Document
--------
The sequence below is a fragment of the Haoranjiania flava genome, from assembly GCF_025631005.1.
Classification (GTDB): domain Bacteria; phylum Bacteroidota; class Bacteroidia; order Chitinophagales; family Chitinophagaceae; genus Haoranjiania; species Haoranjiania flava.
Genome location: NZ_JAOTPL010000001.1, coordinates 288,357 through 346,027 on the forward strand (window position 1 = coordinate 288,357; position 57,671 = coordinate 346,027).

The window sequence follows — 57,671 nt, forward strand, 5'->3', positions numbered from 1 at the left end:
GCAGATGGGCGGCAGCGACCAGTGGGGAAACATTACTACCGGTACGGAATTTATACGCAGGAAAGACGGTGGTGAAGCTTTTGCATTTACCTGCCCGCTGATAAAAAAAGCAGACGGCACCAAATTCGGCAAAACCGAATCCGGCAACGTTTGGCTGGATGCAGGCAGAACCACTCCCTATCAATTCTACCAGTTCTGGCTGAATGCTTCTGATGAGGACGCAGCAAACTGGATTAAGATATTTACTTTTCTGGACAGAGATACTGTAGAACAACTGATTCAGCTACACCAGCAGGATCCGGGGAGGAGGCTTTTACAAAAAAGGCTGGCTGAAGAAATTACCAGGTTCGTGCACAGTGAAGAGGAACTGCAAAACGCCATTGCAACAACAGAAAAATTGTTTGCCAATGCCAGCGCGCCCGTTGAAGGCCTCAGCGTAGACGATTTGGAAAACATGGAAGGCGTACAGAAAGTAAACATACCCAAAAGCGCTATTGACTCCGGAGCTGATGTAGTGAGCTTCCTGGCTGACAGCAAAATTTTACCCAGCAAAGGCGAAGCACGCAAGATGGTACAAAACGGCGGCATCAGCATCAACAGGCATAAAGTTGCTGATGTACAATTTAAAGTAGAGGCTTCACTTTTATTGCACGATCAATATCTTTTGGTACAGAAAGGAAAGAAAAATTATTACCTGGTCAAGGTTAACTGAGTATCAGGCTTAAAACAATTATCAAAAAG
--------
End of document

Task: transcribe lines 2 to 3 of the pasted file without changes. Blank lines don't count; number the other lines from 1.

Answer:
Classification (GTDB): domain Bacteria; phylum Bacteroidota; class Bacteroidia; order Chitinophagales; family Chitinophagaceae; genus Haoranjiania; species Haoranjiania flava.
Genome location: NZ_JAOTPL010000001.1, coordinates 288,357 through 346,027 on the forward strand (window position 1 = coordinate 288,357; position 57,671 = coordinate 346,027).